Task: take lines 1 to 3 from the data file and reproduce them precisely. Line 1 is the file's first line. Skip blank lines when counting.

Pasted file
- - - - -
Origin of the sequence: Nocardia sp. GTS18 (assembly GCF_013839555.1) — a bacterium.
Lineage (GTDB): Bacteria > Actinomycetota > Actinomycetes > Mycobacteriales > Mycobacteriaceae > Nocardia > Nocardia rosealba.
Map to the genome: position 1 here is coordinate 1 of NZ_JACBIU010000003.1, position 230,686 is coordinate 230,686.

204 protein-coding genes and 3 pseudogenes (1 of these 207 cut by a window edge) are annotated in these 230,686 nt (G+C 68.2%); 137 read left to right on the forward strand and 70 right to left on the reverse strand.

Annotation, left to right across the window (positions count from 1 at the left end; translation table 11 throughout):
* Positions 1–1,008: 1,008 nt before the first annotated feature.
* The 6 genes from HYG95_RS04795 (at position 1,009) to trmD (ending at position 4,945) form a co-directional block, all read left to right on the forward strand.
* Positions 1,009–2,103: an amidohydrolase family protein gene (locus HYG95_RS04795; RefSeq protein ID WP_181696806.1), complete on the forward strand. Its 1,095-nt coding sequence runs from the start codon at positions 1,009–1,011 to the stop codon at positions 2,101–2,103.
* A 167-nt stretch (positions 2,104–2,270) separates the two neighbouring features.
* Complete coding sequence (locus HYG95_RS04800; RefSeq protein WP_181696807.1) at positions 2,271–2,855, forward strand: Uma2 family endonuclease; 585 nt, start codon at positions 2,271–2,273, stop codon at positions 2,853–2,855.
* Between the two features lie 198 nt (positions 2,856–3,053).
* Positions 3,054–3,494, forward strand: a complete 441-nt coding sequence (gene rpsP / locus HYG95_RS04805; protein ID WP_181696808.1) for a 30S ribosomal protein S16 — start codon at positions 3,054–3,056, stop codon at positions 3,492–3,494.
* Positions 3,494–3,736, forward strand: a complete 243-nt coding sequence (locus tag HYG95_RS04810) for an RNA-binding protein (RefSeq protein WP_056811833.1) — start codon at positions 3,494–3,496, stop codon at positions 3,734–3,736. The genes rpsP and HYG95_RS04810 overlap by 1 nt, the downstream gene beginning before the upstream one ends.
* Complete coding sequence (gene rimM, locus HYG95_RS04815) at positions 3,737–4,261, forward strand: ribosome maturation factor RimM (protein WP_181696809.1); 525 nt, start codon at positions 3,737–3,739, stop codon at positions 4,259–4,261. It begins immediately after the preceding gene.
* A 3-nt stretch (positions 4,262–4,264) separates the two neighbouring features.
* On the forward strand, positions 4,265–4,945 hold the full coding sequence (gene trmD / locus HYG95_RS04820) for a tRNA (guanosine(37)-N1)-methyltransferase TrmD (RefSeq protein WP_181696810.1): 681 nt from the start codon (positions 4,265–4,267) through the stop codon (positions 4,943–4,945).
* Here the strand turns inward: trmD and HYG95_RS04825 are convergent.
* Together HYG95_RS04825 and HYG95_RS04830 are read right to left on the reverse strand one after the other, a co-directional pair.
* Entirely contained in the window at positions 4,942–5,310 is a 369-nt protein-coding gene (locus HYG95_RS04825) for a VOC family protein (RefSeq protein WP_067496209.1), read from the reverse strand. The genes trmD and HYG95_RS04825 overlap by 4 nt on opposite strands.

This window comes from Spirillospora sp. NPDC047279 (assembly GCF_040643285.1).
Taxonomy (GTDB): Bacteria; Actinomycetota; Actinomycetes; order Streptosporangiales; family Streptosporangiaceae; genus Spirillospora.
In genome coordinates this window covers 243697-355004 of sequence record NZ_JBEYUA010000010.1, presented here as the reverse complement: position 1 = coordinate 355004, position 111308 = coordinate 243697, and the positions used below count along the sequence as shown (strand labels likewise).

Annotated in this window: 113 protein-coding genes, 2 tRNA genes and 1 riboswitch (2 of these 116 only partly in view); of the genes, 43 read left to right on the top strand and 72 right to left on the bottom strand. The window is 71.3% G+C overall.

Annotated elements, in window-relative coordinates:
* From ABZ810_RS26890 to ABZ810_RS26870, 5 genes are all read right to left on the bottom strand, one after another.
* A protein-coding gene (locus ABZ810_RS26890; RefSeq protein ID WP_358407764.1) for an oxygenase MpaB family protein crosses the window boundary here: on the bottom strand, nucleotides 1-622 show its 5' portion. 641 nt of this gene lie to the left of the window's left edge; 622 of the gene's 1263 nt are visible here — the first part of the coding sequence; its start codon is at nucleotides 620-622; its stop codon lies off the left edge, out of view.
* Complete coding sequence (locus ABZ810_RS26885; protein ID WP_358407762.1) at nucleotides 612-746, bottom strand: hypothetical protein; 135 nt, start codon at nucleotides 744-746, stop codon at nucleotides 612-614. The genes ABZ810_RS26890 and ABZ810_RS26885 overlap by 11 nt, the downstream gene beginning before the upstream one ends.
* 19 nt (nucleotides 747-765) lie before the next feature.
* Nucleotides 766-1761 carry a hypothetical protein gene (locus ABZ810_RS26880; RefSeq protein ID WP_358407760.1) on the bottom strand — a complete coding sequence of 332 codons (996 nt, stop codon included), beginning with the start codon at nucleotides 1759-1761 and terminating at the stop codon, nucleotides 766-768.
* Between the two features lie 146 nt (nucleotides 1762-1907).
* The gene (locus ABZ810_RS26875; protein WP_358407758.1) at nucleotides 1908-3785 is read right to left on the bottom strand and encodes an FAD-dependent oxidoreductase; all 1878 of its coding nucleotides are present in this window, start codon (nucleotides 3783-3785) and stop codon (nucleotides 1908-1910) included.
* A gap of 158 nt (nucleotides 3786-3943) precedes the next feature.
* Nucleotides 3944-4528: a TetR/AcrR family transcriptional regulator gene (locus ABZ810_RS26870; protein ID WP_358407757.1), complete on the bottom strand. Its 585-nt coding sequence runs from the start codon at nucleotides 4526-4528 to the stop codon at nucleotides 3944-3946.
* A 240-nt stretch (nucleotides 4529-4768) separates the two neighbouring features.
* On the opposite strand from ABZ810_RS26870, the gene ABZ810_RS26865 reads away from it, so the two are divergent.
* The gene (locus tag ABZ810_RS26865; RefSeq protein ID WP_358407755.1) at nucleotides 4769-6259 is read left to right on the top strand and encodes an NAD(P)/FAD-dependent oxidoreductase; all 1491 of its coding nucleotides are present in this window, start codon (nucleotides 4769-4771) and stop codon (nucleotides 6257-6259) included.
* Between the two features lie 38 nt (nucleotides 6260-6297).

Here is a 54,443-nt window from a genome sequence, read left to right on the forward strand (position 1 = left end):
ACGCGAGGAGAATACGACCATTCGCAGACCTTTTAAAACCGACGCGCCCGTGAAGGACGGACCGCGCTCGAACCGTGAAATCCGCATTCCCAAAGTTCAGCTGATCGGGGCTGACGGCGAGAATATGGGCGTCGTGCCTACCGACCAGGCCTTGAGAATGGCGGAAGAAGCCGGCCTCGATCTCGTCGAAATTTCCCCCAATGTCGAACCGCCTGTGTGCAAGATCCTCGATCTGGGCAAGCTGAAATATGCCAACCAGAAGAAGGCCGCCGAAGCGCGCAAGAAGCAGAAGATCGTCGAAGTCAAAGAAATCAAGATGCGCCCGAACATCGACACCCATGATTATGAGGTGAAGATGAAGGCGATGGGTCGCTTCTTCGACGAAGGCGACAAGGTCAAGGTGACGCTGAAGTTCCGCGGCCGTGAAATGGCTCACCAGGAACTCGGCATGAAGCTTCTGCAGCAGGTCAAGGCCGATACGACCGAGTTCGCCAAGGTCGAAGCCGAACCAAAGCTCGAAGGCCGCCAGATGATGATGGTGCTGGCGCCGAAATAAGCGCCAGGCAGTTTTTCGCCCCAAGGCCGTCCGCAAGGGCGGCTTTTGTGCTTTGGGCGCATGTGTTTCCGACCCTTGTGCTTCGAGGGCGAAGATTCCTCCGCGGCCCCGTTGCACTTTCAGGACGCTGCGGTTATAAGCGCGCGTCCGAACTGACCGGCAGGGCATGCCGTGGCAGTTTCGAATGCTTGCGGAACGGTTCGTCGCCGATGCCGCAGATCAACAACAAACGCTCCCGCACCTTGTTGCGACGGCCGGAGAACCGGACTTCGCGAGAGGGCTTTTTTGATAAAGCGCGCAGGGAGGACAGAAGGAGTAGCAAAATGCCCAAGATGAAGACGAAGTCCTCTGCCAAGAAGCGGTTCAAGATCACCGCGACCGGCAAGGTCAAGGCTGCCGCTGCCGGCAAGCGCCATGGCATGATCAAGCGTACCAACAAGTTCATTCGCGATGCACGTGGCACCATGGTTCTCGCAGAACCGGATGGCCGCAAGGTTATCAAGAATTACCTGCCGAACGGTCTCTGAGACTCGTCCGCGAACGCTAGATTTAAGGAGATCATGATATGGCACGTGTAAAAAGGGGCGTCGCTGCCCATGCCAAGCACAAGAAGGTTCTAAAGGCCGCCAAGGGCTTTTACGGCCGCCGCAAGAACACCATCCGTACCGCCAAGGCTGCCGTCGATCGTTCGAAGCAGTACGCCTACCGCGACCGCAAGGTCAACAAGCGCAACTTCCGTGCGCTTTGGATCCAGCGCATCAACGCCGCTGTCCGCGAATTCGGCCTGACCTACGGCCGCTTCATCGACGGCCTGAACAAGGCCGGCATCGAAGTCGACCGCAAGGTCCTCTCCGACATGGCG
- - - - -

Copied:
Origin of the sequence: Nocardia sp. GTS18 (assembly GCF_013839555.1) — a bacterium.
Lineage (GTDB): Bacteria > Actinomycetota > Actinomycetes > Mycobacteriales > Mycobacteriaceae > Nocardia > Nocardia rosealba.
Map to the genome: position 1 here is coordinate 1 of NZ_JACBIU010000003.1, position 230,686 is coordinate 230,686.